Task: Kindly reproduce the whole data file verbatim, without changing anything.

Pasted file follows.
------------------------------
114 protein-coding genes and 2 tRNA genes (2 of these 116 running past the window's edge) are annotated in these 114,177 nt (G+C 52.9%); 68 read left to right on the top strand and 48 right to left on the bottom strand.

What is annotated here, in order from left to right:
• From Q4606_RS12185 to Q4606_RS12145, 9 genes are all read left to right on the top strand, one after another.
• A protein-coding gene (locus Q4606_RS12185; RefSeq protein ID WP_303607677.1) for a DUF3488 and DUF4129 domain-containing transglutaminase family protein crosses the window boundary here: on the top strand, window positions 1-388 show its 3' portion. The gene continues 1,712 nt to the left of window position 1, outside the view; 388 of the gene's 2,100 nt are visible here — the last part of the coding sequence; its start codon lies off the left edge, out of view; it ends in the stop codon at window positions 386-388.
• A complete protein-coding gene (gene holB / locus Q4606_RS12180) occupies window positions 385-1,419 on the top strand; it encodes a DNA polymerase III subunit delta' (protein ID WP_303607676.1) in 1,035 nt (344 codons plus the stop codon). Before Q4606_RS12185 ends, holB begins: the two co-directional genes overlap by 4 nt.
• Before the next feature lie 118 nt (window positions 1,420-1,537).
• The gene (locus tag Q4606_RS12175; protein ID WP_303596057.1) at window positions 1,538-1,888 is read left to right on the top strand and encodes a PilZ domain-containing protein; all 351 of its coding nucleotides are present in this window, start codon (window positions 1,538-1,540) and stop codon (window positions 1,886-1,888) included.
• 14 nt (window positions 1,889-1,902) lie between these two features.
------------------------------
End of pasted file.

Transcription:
114 protein-coding genes and 2 tRNA genes (2 of these 116 running past the window's edge) are annotated in these 114,177 nt (G+C 52.9%); 68 read left to right on the top strand and 48 right to left on the bottom strand.

What is annotated here, in order from left to right:
• From Q4606_RS12185 to Q4606_RS12145, 9 genes are all read left to right on the top strand, one after another.
• A protein-coding gene (locus Q4606_RS12185; RefSeq protein ID WP_303607677.1) for a DUF3488 and DUF4129 domain-containing transglutaminase family protein crosses the window boundary here: on the top strand, window positions 1-388 show its 3' portion. The gene continues 1,712 nt to the left of window position 1, outside the view; 388 of the gene's 2,100 nt are visible here — the last part of the coding sequence; its start codon lies off the left edge, out of view; it ends in the stop codon at window positions 386-388.
• A complete protein-coding gene (gene holB / locus Q4606_RS12180) occupies window positions 385-1,419 on the top strand; it encodes a DNA polymerase III subunit delta' (protein ID WP_303607676.1) in 1,035 nt (344 codons plus the stop codon). Before Q4606_RS12185 ends, holB begins: the two co-directional genes overlap by 4 nt.
• Before the next feature lie 118 nt (window positions 1,420-1,537).
• The gene (locus tag Q4606_RS12175; protein ID WP_303596057.1) at window positions 1,538-1,888 is read left to right on the top strand and encodes a PilZ domain-containing protein; all 351 of its coding nucleotides are present in this window, start codon (window positions 1,538-1,540) and stop codon (window positions 1,886-1,888) included.
• 14 nt (window positions 1,889-1,902) lie between these two features.